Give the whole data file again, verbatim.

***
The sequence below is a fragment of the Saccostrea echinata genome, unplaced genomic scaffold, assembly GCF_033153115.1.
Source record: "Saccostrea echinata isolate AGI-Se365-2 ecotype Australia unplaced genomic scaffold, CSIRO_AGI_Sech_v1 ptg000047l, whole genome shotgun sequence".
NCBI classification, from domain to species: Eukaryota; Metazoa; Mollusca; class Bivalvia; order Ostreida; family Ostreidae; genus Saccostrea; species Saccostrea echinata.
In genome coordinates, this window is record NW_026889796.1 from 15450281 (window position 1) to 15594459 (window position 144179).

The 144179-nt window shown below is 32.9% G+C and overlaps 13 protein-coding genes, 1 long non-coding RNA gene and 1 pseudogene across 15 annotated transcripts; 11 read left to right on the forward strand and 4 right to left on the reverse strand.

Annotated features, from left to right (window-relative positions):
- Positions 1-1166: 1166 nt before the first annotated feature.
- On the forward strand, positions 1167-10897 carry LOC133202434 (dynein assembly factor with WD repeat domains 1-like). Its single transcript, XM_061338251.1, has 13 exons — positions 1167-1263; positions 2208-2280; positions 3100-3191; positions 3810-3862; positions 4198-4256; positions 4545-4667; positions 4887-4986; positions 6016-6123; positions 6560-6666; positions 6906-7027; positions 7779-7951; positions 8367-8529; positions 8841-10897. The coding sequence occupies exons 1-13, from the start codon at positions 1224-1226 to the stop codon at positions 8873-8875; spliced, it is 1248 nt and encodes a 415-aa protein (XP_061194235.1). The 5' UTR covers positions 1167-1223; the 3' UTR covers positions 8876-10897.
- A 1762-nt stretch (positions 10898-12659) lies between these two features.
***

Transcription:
The sequence below is a fragment of the Saccostrea echinata genome, unplaced genomic scaffold, assembly GCF_033153115.1.
Source record: "Saccostrea echinata isolate AGI-Se365-2 ecotype Australia unplaced genomic scaffold, CSIRO_AGI_Sech_v1 ptg000047l, whole genome shotgun sequence".
NCBI classification, from domain to species: Eukaryota; Metazoa; Mollusca; class Bivalvia; order Ostreida; family Ostreidae; genus Saccostrea; species Saccostrea echinata.
In genome coordinates, this window is record NW_026889796.1 from 15450281 (window position 1) to 15594459 (window position 144179).

The 144179-nt window shown below is 32.9% G+C and overlaps 13 protein-coding genes, 1 long non-coding RNA gene and 1 pseudogene across 15 annotated transcripts; 11 read left to right on the forward strand and 4 right to left on the reverse strand.

Annotated features, from left to right (window-relative positions):
- Positions 1-1166: 1166 nt before the first annotated feature.
- On the forward strand, positions 1167-10897 carry LOC133202434 (dynein assembly factor with WD repeat domains 1-like). Its single transcript, XM_061338251.1, has 13 exons — positions 1167-1263; positions 2208-2280; positions 3100-3191; positions 3810-3862; positions 4198-4256; positions 4545-4667; positions 4887-4986; positions 6016-6123; positions 6560-6666; positions 6906-7027; positions 7779-7951; positions 8367-8529; positions 8841-10897. The coding sequence occupies exons 1-13, from the start codon at positions 1224-1226 to the stop codon at positions 8873-8875; spliced, it is 1248 nt and encodes a 415-aa protein (XP_061194235.1). The 5' UTR covers positions 1167-1223; the 3' UTR covers positions 8876-10897.
- A 1762-nt stretch (positions 10898-12659) lies between these two features.